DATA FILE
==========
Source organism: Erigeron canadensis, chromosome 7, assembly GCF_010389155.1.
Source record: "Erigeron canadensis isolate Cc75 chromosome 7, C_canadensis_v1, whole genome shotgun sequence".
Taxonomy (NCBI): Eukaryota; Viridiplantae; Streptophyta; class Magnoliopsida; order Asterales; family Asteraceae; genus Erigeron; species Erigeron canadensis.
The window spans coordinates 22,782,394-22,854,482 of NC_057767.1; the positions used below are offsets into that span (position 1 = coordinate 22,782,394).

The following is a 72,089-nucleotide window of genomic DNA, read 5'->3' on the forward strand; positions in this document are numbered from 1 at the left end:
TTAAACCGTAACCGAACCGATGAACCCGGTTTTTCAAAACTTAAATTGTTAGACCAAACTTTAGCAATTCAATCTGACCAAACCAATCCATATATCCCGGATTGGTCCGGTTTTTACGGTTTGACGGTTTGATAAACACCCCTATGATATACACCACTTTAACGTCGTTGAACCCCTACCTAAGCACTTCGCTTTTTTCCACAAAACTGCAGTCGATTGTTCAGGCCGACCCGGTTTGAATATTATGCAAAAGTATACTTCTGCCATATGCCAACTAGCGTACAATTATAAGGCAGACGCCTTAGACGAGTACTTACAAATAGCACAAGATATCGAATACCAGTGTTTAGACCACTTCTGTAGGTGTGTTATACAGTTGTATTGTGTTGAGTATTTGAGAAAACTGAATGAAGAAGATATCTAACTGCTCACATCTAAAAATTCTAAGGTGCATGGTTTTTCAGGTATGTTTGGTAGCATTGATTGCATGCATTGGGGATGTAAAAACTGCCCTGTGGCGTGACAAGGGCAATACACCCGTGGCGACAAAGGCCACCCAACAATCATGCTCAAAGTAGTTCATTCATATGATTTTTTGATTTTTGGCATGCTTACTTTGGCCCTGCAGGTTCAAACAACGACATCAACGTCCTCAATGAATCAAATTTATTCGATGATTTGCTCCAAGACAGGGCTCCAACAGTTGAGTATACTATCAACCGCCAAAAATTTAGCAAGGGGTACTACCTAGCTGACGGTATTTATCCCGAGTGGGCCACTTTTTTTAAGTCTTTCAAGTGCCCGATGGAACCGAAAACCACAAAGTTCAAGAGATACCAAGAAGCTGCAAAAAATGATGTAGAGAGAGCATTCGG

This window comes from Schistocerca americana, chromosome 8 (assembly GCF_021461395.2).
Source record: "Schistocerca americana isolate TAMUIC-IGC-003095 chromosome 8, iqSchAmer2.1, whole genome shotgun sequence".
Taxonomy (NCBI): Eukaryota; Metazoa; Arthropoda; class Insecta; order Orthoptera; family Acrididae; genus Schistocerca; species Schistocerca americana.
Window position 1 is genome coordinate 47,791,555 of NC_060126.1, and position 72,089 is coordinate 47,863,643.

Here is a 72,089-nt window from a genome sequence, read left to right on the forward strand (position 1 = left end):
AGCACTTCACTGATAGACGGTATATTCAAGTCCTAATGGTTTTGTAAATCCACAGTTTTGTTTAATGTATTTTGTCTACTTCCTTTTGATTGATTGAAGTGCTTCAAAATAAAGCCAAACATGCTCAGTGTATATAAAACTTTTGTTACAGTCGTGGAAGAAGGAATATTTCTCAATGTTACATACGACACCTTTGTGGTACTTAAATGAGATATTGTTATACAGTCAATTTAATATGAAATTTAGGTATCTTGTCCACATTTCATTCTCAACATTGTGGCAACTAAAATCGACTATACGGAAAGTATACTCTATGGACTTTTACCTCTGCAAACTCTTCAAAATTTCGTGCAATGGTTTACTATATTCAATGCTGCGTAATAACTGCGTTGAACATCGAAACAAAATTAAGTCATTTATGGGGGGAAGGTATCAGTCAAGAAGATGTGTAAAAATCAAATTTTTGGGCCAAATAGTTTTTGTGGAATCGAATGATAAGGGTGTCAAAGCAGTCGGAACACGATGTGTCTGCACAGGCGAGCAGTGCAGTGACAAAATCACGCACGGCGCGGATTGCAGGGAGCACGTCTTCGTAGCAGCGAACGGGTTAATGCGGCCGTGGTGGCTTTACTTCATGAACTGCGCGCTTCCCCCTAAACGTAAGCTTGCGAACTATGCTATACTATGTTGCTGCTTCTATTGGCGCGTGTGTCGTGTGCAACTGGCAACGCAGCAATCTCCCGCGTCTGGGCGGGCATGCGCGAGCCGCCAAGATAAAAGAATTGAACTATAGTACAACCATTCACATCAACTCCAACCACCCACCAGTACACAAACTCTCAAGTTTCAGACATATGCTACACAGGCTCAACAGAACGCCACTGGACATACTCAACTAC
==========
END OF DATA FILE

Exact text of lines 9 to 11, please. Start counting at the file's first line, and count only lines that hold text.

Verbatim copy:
Taxonomy (NCBI): Eukaryota; Metazoa; Arthropoda; class Insecta; order Orthoptera; family Acrididae; genus Schistocerca; species Schistocerca americana.
Window position 1 is genome coordinate 47,791,555 of NC_060126.1, and position 72,089 is coordinate 47,863,643.

Here is a 72,089-nt window from a genome sequence, read left to right on the forward strand (position 1 = left end):